On the same date it filed its complaint, Gray filed a motion for a preliminary injunction seeking to enjoin Cassady and RWLS from conducting business that it contended was in violation of the restrictive covenants contained in the Option Agreement. The parties engaged in expedited discovery and, on January 12-13, 2010, this Court conducted an evidentiary hearing on the preliminary injunction motion. The Court concluded that Gray did not meet its burden entitling it to relief under Fed. R. Civ. P. 65 and denied the motion for a preliminary injunction (Docket No. 37). Both Cassady and RWLS have now filed Fed. R. Civ P.12 (c) Motions for Judgment on the Pleadings, or, in the Alternative, Motions to Dismiss under Fed. R. Civ. P. 12(b)(6). (Docket Nos. 49, 52 respectively).

III. Standard of Review

Under Fed. R. Civ.P. 12(c), judgment on the pleadings will not be granted unless the movant clearly establishes there are no material issues of fact, and he is entitled to judgment as a matter of law. Rosenau v. Unifund Corporation, 539 F.3d 218, 221 (3d Cir. 2008). A court confronted with a Rule 12(c) motion applies the same standards as apply to a failure to state a claim defense under Rule 12(b)(6) and accepts the truth of all factual allegations in the complaint and draws all reasonable inferences in favor of the non-movant. Revell v. Port Authority of New York and New Jersey, 598 F.3d 128, 134 (3d Cir. 2010). In order to survive a 12(b)(6), and a similar 12(c) motion, the complaint "must contain sufficient factual matter, accepted as true, to state a claim to relief that is plausible on its face." Ashcroft v. Iqbal, 129 S.Ct. 1937, 1949 (internal quotation omitted).

IV. Discussion

A. RWLS's Argument

RWLS contends that Gray, due to its status as the twice-removed parent company of GWSI, does not have standing to pursue this matter. Intertwined in this argument is RWLS's position that Gray is unable to show that it, the parent company, has suffered any damages and has thereby failed to legally substantiate its claim of intentional interference with existing contractual relationships. RWLS also asserts that Gray's failure to state a claim for intentional interference with contractual relationships is fatal to its causes of action for unjust enrichment and civil conspiracy.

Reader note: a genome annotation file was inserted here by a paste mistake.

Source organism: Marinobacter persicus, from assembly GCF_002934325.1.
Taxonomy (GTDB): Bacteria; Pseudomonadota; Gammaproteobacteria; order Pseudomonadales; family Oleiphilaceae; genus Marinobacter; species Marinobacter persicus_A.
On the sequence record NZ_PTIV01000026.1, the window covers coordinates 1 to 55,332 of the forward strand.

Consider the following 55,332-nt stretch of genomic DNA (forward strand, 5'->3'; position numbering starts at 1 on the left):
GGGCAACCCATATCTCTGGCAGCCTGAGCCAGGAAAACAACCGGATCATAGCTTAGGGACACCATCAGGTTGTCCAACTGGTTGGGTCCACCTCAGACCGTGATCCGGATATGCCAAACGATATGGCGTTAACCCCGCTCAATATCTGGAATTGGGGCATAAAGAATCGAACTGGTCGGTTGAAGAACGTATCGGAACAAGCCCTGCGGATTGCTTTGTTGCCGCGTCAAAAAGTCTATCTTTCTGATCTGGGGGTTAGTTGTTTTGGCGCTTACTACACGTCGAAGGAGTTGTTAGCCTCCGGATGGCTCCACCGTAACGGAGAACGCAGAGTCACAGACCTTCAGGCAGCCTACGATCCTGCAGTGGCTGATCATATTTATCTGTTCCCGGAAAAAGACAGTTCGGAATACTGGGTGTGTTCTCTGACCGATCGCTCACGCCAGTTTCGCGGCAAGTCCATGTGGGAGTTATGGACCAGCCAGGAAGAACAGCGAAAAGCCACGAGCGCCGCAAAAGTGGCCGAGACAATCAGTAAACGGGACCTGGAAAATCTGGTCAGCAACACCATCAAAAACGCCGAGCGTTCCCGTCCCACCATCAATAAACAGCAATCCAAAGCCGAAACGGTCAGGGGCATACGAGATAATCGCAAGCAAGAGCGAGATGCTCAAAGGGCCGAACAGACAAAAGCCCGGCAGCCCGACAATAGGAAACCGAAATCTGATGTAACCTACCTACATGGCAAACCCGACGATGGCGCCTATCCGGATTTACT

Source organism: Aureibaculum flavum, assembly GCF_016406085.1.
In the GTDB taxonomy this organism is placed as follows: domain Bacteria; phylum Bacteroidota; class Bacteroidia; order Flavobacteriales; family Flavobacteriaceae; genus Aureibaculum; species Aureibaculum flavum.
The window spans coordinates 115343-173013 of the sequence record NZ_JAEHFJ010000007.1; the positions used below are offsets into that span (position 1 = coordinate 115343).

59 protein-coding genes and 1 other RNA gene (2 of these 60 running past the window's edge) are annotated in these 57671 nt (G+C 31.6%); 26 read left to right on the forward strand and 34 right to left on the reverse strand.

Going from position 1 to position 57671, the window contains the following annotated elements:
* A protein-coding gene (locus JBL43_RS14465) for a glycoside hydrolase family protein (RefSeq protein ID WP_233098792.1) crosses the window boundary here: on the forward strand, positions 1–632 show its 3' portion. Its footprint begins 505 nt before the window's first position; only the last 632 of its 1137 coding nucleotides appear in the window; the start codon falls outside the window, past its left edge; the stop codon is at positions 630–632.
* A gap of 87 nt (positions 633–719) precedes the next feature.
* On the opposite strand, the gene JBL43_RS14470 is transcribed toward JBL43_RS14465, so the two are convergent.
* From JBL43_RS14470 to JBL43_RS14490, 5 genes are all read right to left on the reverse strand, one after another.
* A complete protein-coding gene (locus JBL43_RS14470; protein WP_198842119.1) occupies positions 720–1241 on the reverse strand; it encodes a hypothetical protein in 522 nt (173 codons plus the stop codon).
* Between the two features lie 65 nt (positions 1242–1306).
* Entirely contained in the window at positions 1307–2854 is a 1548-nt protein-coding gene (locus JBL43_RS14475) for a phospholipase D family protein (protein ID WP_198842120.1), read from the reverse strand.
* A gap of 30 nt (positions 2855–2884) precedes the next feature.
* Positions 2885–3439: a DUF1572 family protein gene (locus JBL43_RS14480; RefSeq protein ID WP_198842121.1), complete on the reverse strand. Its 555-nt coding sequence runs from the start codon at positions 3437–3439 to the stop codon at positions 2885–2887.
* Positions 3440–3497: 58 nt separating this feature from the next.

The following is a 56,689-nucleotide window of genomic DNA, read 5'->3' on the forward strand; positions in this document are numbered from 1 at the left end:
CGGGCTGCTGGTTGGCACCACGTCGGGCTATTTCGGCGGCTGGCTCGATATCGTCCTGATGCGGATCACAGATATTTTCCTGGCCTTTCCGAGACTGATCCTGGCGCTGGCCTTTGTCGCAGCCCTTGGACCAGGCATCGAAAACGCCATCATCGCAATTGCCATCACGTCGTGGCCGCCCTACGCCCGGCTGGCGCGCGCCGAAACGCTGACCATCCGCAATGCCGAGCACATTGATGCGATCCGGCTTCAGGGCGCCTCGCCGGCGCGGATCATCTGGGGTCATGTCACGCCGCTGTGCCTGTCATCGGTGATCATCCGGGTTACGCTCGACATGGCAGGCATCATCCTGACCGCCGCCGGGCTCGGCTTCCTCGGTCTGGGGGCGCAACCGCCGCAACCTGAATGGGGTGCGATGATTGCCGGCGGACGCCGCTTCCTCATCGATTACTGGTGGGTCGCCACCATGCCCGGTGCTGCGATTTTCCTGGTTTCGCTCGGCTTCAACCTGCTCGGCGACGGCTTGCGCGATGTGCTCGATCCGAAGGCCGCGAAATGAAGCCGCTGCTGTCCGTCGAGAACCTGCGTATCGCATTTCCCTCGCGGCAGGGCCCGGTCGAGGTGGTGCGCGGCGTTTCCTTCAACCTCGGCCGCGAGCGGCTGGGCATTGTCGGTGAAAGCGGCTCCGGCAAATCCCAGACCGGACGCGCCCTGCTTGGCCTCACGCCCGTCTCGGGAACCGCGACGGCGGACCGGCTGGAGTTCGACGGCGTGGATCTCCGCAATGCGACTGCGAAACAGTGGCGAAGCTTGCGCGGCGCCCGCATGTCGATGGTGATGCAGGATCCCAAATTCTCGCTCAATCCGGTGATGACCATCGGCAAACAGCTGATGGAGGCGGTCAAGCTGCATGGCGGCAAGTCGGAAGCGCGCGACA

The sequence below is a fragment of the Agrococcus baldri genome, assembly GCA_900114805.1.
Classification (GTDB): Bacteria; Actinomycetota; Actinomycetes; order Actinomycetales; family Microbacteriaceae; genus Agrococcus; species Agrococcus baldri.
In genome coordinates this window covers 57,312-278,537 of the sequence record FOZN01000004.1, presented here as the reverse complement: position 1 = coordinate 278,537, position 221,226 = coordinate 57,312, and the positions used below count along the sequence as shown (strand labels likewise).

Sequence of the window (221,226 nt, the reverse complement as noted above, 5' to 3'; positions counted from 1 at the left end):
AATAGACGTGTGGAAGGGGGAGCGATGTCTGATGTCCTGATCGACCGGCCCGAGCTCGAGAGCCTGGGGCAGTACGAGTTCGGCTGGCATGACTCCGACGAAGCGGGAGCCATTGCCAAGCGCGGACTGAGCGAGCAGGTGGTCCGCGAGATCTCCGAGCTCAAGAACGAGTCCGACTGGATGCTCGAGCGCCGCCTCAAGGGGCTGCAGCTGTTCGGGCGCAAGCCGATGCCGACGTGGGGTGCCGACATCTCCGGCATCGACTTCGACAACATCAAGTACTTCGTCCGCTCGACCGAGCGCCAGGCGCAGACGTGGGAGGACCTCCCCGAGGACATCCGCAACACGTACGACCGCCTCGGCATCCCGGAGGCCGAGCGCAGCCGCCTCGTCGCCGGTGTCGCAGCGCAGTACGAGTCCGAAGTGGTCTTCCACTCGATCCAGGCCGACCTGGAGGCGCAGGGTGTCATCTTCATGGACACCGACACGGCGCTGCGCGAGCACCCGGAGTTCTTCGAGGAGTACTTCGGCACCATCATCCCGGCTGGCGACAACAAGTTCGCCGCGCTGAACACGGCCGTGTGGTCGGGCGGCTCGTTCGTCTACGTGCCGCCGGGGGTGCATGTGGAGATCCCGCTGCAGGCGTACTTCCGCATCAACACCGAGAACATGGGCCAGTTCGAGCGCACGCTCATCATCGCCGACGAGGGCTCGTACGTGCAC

Initially, the Court rejects RWLS's position that Gray lacks standing to pursue its claims against RWLS. As RWLS acknowledges, the three causes of action directed against it are predicated on the alleged breach of covenants contained in the Option Agreement entered into between Gray and Cassady. Gray's claims are thus based upon its rights as a party to the contract and, as such, has standing to bring this action. See eds Adjusters, Inc. v. Computer Sciences Corporation, 818 F.Supp 120, 121 (E.D. Pa. 1993)(shareholder may bring direct claim against wrongdoer where there is contractual duty between wrongdoer and shareholder). See also Tyler v. O'Neill, 994 F. Supp. 603, 609 (E.D.Pa. 1998) (where shareholder has pled distinct injury, the action by the shareholder is direct, not derivative).

The more difficult question is whether Gray, as a parent, has sufficiently pled that it has suffered damages for injuries allegedly suffered by its wholly owned subsidiary, GWSI.*fn1

To set forth a legally sufficient cause of action for tortious interference with contractual relations, a plaintiff must show: (1) a contractual relationship or a prospective contractual relationship between plaintiff and a third party; (2) purposeful action on the part of the defendant, specifically intending to harm the existing relationship, or to prevent a prospective relationship from happening; (3) absence of privilege or justification on the part of defendant; and (4) the occasioning of actual legal damage resulting from defendant's conduct. Bey v. City of Philadelphia, Civil Action No. 05-388, 2006 WL 3242276, at *6 (E.D.Pa. November 6, 2006) (citing Pelagatti v. Cohen, 536 A.2d 1337 (Pa.Super. 1988)).

RWLS argues that Gray has not asserted that it has incurred economic damages as the record indicates that the alleged damages are the speculative lost revenues of its subsidiary, GWSI. RWLS contends that Gray, while availing itself of the benefits of the corporate form, is now seeking a "reverse piercing of the corporate veil"*fn2 to claim GWSI's economic injuries as its own.

Generally speaking, parent corporations and subsidiaries are regarded as separate legal entities. Kiehl v. Action Manufacturing Company, 517 Pa. 183, 190, 535 A.2d 571, 574 (1987).